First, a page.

One reason it’s so difficult for American ranchers to keep up with Australia and New Zealand’s rate of grass-fed beef production, Dr. Mercola writes, is that the USDA has effectively put in place a “stranglehold”. Laws in our country restrict grass-fed slaughtering to a degree; such as the restriction that a grass-fed rancher can’t stay in business if he has no access to a slaughterhouse. (2)

According to Dr. Mercola, large slaughterhouses can refuse small jobs from humble ranchers. If they are accepted, these small-time ranchers have no control over the way the animals are treated once handed over to the slaughterhouse. Citing The Carnivore’s Dilemma, Dr. Mercola explains that the grass-fed beef from these small ranchers cannot be considered humane if the animals’ deaths are inhumane. Only some slaughterhouses do their job humanely. (2)

Concluded in part 3 tomorrow. Subscribe to read the full article.

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$11.11 monthly subscription via credit, debit, or PayPal.

Sources:

(1) Henry Imhoff Helena, “Problems with the Meat Industry”, Independent Record, September 17, 2013 – http://helenair.com/news/opinion/readers_alley/problems-with-meat-industry/article_387e394c-1f24-11e3-85b7-0019bb2963f4.html

(2) Dr. Joseph Mercola, “Shocking Facts About the Meat Industry” Mercola.com, November 25, 2014 – http://articles.mercola.com/sites/articles/archive/2014/11/25/shocking-facts-meat-industry.aspx

(3) Adam Voiland and Angela Haupt, “10 Things the Food Industry Doesn’t Want You to Know”, U.S. News, March 30, 2012 – http://health.usnews.com/health-news/articles/2012/03/30/things-the-food-industry-doesnt-want-you-to-know

(4) Sam P.K. Collins, “Pink Slime Is Making a Comeback”, ThinkProgress, August 20 2014 – https://thinkprogress.org/pink-slime-is-making-a-major-comeback-c58aa671f639/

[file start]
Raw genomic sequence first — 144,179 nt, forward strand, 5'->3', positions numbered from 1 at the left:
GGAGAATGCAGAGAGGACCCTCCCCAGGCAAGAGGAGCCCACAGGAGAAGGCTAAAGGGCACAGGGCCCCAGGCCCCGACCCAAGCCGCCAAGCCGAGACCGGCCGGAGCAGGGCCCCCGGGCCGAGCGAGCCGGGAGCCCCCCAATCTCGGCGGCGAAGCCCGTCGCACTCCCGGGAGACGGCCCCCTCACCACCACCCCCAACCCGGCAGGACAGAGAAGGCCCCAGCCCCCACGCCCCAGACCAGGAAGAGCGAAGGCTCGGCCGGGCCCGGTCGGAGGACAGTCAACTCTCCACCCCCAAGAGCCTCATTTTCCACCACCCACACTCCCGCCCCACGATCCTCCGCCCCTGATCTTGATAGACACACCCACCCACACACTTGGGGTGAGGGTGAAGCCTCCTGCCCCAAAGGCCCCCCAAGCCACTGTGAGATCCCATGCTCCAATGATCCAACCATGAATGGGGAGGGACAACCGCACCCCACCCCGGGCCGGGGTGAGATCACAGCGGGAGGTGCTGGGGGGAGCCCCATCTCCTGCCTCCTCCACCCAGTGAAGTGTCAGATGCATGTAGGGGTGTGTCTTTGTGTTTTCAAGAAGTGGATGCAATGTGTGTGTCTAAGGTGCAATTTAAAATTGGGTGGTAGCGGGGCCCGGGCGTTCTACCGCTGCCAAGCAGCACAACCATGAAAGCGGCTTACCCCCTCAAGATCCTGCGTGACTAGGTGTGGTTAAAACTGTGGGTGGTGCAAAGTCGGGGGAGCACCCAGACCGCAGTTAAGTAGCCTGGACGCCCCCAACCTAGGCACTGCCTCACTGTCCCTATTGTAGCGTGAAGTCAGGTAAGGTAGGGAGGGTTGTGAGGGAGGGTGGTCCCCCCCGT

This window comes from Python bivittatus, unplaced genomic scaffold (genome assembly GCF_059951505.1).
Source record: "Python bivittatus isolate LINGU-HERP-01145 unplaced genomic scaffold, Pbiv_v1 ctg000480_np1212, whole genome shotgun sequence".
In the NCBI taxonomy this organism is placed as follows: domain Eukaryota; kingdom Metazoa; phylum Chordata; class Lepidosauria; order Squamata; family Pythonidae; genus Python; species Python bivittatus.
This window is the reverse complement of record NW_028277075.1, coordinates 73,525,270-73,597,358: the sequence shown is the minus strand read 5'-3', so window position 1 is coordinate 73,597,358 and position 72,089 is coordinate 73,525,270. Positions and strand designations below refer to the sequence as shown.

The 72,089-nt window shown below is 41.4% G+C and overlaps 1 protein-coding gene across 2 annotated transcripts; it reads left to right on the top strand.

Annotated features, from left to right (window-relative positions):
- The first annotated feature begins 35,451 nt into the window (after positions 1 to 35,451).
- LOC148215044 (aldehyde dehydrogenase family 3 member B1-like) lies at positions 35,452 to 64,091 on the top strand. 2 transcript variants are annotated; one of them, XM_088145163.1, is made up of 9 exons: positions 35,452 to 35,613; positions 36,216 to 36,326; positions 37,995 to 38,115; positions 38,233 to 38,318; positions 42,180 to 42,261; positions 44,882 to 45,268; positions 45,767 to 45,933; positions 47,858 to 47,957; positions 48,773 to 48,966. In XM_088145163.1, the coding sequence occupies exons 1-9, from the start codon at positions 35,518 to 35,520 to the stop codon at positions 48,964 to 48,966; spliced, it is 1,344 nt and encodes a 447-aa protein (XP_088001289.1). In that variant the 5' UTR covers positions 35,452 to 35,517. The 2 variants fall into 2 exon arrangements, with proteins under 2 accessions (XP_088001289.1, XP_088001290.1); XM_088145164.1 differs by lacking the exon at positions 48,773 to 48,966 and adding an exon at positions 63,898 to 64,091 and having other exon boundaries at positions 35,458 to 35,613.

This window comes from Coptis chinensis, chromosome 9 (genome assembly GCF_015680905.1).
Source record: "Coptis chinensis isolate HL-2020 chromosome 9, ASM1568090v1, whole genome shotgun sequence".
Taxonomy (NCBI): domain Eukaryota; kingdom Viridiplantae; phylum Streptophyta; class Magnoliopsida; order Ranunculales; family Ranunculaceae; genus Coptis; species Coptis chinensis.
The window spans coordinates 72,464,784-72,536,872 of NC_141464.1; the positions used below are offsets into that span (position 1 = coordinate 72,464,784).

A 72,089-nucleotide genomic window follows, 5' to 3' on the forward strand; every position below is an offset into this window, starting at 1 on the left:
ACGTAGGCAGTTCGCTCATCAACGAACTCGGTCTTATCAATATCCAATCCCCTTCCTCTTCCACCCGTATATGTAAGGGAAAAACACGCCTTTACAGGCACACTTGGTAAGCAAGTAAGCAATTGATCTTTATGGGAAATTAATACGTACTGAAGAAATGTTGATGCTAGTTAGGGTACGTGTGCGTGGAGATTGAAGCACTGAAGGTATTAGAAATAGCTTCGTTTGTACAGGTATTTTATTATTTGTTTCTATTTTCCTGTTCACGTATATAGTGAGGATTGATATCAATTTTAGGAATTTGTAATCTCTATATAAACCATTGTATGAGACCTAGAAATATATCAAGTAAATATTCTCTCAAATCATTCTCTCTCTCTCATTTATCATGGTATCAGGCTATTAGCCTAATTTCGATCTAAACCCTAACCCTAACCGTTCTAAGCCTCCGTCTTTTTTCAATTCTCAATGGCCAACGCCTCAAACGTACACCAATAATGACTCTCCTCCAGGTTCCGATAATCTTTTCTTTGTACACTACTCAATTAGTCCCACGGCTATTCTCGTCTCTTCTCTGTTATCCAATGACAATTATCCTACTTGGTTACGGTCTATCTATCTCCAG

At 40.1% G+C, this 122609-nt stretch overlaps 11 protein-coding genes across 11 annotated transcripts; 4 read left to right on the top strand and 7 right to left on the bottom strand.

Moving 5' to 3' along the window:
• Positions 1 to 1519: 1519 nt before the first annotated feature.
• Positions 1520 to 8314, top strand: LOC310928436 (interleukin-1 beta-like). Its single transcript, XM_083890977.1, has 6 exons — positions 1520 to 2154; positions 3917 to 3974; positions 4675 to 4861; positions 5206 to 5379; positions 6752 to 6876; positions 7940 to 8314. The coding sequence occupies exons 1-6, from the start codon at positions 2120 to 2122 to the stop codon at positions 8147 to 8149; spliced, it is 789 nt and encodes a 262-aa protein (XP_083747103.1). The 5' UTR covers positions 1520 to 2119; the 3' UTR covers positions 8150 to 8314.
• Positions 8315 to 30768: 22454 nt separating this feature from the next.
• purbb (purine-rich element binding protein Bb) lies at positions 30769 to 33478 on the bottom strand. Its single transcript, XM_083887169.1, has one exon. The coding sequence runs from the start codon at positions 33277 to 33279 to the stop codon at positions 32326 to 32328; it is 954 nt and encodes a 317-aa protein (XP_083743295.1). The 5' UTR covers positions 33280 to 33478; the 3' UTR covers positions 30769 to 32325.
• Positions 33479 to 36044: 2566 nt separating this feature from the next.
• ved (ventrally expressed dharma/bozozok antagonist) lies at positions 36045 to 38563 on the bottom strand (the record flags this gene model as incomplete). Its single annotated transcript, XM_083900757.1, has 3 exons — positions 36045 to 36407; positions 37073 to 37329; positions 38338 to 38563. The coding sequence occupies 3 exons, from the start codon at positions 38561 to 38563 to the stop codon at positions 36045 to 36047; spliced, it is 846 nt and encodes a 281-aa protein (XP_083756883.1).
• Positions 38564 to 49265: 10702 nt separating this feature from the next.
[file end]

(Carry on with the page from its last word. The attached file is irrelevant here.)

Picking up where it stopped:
(5) Joe Satran, “‘Pink Slime’ Ground Beef Product Returns To School Lunches In 4 States: Report”, Huffington Post, September 10, 2013 – http://www.huffingtonpost.com/2013/09/10/pink-slime_n_3900851.html

(6) Luke Runyon, “Fines For Meat Industry’s Safety Problems Are ‘Embarrassingly Low’”, NPR, August 10, 2016 – http://www.npr.org/sections/thesalt/2016/08/10/489468457/fines-for-meat-industrys-safety-problems-are-embarrassingly-low

Featured image credit

About the author:

I’m a twenty-something writer & blogger with an interest in spirituality, revolution, music and the transformative creative force known as love. I run Openhearted Rebel, a daily news blog dedicated to igniting a revolution of love by raising social and spiritual awareness.

I also have a personal blog, Wes Annac’s Personal Blog, in which I share writings related to spiritual philosophy, creativity, heart consciousness and revolution (among other topics).

I write from the heart and try to share informative and enlightening reading material with the rest of the conscious community. When I’m not writing or exploring nature, I’m usually making music.

Follow me on Facebook (Wes Annac, https://www.facebook.com/openheartedrebel and Twitter (Wes Annac, https://twitter.com/love_rebellion

If you enjoyed this post and want to support my work, consider a donation by sending funds via PayPal to wesremal@yahoo.com.

Recent articles and videos:

No copyright. Share freely with attribution to Wes Annac and Openhearted Rebel.

Why You Should Care About the Meat Industry – Part 1/3

By Wes Annac, Editor, Openhearted Rebel

I wrote the following for the 264th issue of the Weekly Awareness Guide, a written document distributed weekly via email that I offer for $11.11 a month.

Income from the guide helps me get by and ensures I can continue to offer free content, and every subscription is appreciated. The option to subscribe is given at the bottom of this post (learn about subscribing with cash/check here).

You don’t have to be a vegetarian or animal activist to be angry with what’s happening in the meat industry. Corruption and abuse litter an industry that provides food in inhumane ways for the sake of profit.

In this article, we’ll be discussing things I wish weren’t happening and am therefore doing my part to help stop. Some parts of this article might be tough to read, but by sharing this difficult information with you, I hope to help you see why you should care.

Vegetarians and meat eaters can work together to effect much-needed change in the industry if we can learn the facts and commit to this common goal. The cause is important for those who want to protect animals and those who want to ensure meat is produced ethically (and is thus safer for consumption). Continue reading

RIP Chester Bennington

Chester Bennington of Linkin Park has tragically passed away. His death was ruled a suicide.